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Catherine Slilaty

Portrait of the artist

About the Artist

Catherine Slilaty is a multidisciplinary artist working with animation and drawing: she holds an MFA in Film Production & a BFA in Film Animation, both from Concordia University. Her current practice is focused on examining our relationship to the natural world and the interconnections between organisms at all scales. In her work, she depicts otherworldly creatures which embody transformation as an act of resilience and self-making. Inspired by microorganisms, plant life, and the interior structures of organic life, these beings act as celebratory vessels for hybridity and ambiguity. The plasticity of their bodies evokes playfulness and familiarity, while remaining uncanny and unsettling: through this duality, these beings propose a fluid notion of identity and what it means to be a living being.

Her films have screened in Montreal, Toronto, New York, Buenos Ares, Ionia and Annecy. Her MFA Thesis Porous Bodies (2022), a research-creation project, explored the concept of the monstrous creature repositioned as a celebratory vessel to engage with flux, transformation and kinship. The main studio component of this work, Moundform (2020), is an experimental short animated film which depicts a monstrous, abstracted creature in emergence: an amalgamation of creatures and ecosystem, this vast body undergoes various transformations powered by resilience. Moundform was awarded Best Experimental film by the Flickers' Rhode Island International Film Fest in 2021.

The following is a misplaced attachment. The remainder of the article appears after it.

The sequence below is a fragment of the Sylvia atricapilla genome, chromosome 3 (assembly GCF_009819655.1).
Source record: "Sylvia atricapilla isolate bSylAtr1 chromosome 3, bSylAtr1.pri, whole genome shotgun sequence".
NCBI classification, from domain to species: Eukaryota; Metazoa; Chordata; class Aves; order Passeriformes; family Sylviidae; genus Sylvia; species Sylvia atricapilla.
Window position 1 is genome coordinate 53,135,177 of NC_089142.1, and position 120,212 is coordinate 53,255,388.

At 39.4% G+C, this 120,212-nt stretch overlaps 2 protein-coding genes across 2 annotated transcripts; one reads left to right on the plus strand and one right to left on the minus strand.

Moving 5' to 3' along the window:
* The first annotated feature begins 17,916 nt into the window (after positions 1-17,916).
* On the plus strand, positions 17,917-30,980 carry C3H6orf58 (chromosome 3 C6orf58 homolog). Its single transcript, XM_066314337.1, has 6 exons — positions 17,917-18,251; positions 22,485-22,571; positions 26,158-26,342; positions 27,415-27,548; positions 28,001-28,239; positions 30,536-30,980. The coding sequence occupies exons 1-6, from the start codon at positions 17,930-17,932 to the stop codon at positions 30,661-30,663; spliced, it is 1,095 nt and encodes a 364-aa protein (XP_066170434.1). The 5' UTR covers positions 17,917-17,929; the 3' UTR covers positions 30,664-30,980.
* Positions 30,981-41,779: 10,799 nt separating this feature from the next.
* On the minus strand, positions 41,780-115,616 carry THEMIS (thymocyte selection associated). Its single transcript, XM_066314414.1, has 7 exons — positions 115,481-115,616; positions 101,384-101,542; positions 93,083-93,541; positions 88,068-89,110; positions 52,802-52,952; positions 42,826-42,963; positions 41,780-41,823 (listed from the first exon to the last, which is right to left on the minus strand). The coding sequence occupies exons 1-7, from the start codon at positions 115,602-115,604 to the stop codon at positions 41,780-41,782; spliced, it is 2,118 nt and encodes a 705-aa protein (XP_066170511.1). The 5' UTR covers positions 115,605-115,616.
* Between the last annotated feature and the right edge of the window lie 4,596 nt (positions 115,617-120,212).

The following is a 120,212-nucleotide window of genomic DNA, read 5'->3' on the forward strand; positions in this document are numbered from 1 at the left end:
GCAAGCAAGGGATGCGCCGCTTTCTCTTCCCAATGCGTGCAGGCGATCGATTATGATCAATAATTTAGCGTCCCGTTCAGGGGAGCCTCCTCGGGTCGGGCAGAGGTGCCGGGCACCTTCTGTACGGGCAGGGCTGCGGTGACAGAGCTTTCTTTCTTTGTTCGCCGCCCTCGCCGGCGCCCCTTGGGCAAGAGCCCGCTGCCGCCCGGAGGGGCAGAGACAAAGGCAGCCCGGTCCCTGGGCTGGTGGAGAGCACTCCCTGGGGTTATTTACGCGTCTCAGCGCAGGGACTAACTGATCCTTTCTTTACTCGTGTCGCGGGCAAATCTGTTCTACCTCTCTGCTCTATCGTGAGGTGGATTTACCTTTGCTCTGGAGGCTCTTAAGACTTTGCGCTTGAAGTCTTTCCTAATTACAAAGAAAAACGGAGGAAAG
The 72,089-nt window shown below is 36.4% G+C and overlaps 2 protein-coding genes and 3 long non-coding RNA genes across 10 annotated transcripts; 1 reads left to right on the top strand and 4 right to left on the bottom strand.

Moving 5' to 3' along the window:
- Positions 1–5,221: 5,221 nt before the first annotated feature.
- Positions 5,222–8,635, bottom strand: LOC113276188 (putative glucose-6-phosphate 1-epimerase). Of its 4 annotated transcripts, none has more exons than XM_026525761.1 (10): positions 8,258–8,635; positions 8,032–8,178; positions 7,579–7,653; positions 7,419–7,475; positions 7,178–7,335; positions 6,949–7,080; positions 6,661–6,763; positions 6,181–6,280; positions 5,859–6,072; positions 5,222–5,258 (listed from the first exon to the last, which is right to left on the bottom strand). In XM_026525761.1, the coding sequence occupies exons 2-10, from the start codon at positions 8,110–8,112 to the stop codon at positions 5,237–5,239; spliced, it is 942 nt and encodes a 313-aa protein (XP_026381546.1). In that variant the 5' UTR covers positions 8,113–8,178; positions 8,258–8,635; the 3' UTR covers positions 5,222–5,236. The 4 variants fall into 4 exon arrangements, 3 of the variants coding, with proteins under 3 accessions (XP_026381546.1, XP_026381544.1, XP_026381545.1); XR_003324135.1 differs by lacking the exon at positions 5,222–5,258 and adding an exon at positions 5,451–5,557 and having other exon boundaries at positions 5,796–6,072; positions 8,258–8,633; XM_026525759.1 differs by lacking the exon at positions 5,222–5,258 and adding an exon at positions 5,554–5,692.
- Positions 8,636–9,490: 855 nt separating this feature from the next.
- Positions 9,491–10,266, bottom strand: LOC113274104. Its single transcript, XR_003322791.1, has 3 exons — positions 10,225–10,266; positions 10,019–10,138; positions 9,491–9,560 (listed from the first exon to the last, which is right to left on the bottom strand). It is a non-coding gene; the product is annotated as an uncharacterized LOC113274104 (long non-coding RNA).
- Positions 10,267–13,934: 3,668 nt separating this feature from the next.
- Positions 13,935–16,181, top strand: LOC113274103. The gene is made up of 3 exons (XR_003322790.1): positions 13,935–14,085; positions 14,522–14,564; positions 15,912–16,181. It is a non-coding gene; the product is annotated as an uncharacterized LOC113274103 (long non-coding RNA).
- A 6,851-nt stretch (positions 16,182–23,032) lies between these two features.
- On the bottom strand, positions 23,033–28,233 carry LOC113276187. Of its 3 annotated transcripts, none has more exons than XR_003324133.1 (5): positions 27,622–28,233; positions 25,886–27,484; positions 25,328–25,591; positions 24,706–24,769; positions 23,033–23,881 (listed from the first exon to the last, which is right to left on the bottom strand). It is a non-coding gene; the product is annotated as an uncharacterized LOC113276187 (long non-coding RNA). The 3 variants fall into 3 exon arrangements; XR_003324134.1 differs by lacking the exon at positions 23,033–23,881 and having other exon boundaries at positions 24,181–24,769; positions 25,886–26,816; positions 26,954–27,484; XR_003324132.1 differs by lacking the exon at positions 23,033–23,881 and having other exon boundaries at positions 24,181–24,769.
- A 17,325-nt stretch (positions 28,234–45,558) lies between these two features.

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Still from a video artwork - green plant/organism Still from "Structures of Symbiosis: Weaving the Cradlegreen", by Catherine Slilaty

Structures of Symbiosis: Weaving the Cradlegreen

Work Presented at Bouclair from February 5th to March 17th, 2024

Upon closer inspection, many organisms which appear to be a single body are in fact an arrangement of various living beings, from entirely different species. Such is the case for lichen: a multi-organism structure formed from the relationship between species of algae, cyanobacteria and various types of fungus, which together can grow on almost anything and anywhere. Structures of Symbiosis: Weaving the Cradlegreen depicts the speculative evolution of a lichen-creature, which has grown into a complex composite form where various species of lichen and their symbiont components exist both distinctly and as part of a greater whole. Embodying a collective of relationships, Cradlegreen highlights interconnectedness between organic life as a strategy for survival and beyond. By challenging our notions of what constitutes a body and how it can relate to the living beings in its environment, the work positions kinship as a foundation for resilience: a place where new growth can take root.

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Recognising the generous support

This initiative is made possible by the generous support of the Peter N. Thomson Family Innovation Fund.


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